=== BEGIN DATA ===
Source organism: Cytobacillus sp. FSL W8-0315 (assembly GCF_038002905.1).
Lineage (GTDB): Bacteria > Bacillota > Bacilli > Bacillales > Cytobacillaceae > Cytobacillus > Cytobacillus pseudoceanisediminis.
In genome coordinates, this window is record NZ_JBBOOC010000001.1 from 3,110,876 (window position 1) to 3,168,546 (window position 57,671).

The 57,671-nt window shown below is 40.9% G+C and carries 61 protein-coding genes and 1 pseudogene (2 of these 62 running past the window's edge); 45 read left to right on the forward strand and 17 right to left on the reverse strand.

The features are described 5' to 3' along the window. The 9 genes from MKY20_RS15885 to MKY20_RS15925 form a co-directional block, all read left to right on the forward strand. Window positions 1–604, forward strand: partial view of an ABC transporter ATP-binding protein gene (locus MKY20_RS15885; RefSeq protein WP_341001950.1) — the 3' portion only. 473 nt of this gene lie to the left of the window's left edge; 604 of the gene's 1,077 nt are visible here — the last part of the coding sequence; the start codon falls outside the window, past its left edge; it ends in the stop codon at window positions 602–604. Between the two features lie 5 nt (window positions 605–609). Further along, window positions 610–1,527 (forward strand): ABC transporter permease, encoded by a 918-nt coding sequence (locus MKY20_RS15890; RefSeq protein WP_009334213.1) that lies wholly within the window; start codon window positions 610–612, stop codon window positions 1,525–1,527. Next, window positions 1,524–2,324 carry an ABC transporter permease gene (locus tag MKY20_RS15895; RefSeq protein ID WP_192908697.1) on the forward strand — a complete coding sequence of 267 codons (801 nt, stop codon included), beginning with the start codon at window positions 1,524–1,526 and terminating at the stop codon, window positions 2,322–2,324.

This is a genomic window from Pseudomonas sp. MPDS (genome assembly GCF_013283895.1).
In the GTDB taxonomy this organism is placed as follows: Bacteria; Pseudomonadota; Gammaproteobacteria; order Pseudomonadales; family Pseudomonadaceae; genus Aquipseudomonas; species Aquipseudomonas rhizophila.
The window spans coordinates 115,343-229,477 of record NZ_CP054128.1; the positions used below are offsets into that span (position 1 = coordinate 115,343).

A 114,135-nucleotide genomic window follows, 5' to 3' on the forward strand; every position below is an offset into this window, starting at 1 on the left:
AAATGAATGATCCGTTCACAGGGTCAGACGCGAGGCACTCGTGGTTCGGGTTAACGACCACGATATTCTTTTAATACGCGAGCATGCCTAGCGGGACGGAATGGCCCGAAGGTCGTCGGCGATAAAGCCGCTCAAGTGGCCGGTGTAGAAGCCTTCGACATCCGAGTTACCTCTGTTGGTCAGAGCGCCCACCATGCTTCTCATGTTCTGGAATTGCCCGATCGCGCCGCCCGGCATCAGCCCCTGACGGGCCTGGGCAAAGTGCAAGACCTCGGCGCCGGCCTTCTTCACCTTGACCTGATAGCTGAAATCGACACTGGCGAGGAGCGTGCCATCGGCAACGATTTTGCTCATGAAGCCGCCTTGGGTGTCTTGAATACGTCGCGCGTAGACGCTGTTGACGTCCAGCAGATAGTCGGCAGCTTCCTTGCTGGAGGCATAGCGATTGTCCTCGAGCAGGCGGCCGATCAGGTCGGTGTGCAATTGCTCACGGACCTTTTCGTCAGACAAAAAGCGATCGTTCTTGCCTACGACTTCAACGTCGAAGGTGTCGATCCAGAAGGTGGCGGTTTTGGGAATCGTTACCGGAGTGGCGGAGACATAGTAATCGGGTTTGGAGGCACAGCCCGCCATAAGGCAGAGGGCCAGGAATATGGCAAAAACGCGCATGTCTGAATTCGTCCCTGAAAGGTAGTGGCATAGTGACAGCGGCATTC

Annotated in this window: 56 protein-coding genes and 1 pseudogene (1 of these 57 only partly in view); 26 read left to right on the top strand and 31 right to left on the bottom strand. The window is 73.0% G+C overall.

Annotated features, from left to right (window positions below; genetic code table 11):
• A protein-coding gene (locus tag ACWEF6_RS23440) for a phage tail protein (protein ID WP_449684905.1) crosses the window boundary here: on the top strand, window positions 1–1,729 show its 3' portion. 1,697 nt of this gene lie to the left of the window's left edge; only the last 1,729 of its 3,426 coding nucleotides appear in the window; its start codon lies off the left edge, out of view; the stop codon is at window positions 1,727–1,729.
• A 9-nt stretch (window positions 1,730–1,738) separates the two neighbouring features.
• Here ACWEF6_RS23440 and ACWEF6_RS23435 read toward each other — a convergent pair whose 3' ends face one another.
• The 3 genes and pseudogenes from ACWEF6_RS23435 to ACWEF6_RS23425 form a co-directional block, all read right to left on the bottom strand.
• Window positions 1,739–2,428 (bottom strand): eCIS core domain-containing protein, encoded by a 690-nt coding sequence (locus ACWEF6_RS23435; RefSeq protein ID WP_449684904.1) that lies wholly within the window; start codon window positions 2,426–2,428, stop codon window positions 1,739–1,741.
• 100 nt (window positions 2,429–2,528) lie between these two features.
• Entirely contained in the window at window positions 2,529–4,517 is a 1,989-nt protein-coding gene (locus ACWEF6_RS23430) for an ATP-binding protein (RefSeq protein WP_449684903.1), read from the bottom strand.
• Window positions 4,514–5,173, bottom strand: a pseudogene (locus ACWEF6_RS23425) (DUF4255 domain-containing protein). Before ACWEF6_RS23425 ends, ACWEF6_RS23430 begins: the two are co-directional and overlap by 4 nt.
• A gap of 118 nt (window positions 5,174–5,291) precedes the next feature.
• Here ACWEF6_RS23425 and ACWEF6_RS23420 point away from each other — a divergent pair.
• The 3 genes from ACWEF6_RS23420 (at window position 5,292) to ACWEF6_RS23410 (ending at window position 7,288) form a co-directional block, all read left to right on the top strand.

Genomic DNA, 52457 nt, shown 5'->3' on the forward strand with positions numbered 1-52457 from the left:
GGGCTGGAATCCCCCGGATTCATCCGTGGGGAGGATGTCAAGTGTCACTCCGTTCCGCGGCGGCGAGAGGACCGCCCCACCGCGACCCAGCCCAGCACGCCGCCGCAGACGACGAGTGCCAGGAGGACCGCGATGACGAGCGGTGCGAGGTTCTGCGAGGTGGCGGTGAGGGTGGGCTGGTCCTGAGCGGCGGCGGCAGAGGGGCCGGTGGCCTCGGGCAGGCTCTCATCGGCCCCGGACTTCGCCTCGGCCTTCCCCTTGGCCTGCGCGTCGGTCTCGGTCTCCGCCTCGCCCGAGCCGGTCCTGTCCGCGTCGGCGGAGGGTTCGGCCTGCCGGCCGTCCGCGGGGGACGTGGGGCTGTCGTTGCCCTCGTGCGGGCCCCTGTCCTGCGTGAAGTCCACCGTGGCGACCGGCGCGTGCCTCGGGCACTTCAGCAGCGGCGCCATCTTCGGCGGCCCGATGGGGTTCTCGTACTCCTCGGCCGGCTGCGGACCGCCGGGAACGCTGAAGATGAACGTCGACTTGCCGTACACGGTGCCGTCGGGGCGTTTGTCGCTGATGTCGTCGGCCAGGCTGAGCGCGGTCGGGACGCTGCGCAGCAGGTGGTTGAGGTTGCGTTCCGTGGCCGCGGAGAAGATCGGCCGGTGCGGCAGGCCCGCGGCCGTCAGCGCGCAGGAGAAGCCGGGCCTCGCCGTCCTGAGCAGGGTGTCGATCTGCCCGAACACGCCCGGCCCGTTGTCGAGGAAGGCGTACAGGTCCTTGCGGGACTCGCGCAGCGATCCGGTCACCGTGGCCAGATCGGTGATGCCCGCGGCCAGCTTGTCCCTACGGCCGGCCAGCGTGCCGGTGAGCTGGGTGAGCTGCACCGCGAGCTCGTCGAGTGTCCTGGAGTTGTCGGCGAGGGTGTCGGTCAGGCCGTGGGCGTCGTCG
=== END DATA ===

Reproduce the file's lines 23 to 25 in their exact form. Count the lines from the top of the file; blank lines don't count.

• The 3 genes from ACWEF6_RS23420 (at window position 5,292) to ACWEF6_RS23410 (ending at window position 7,288) form a co-directional block, all read left to right on the top strand.

Genomic DNA, 52457 nt, shown 5'->3' on the forward strand with positions numbered 1-52457 from the left:
GGGCTGGAATCCCCCGGATTCATCCGTGGGGAGGATGTCAAGTGTCACTCCGTTCCGCGGCGGCGAGAGGACCGCCCCACCGCGACCCAGCCCAGCACGCCGCCGCAGACGACGAGTGCCAGGAGGACCGCGATGACGAGCGGTGCGAGGTTCTGCGAGGTGGCGGTGAGGGTGGGCTGGTCCTGAGCGGCGGCGGCAGAGGGGCCGGTGGCCTCGGGCAGGCTCTCATCGGCCCCGGACTTCGCCTCGGCCTTCCCCTTGGCCTGCGCGTCGGTCTCGGTCTCCGCCTCGCCCGAGCCGGTCCTGTCCGCGTCGGCGGAGGGTTCGGCCTGCCGGCCGTCCGCGGGGGACGTGGGGCTGTCGTTGCCCTCGTGCGGGCCCCTGTCCTGCGTGAAGTCCACCGTGGCGACCGGCGCGTGCCTCGGGCACTTCAGCAGCGGCGCCATCTTCGGCGGCCCGATGGGGTTCTCGTACTCCTCGGCCGGCTGCGGACCGCCGGGAACGCTGAAGATGAACGTCGACTTGCCGTACACGGTGCCGTCGGGGCGTTTGTCGCTGATGTCGTCGGCCAGGCTGAGCGCGGTCGGGACGCTGCGCAGCAGGTGGTTGAGGTTGCGTTCCGTGGCCGCGGAGAAGATCGGCCGGTGCGGCAGGCCCGCGGCCGTCAGCGCGCAGGAGAAGCCGGGCCTCGCCGTCCTGAGCAGGGTGTCGATCTGCCCGAACACGCCCGGCCCGTTGTCGAGGAAGGCGTACAGGTCCTTGCGGGACTCGCGCAGCGATCCGGTCACCGTGGCCAGATCGGTGATGCCCGCGGCCAGCTTGTCCCTACGGCCGGCCAGCGTGCCGGTGAGCTGGGTGAGCTGCACCGCGAGCTCGTCGAGTGTCCTGGAGTTGTCGGCGAGGGTGTCGGTCAGGCCGTGGGCGTCGTCG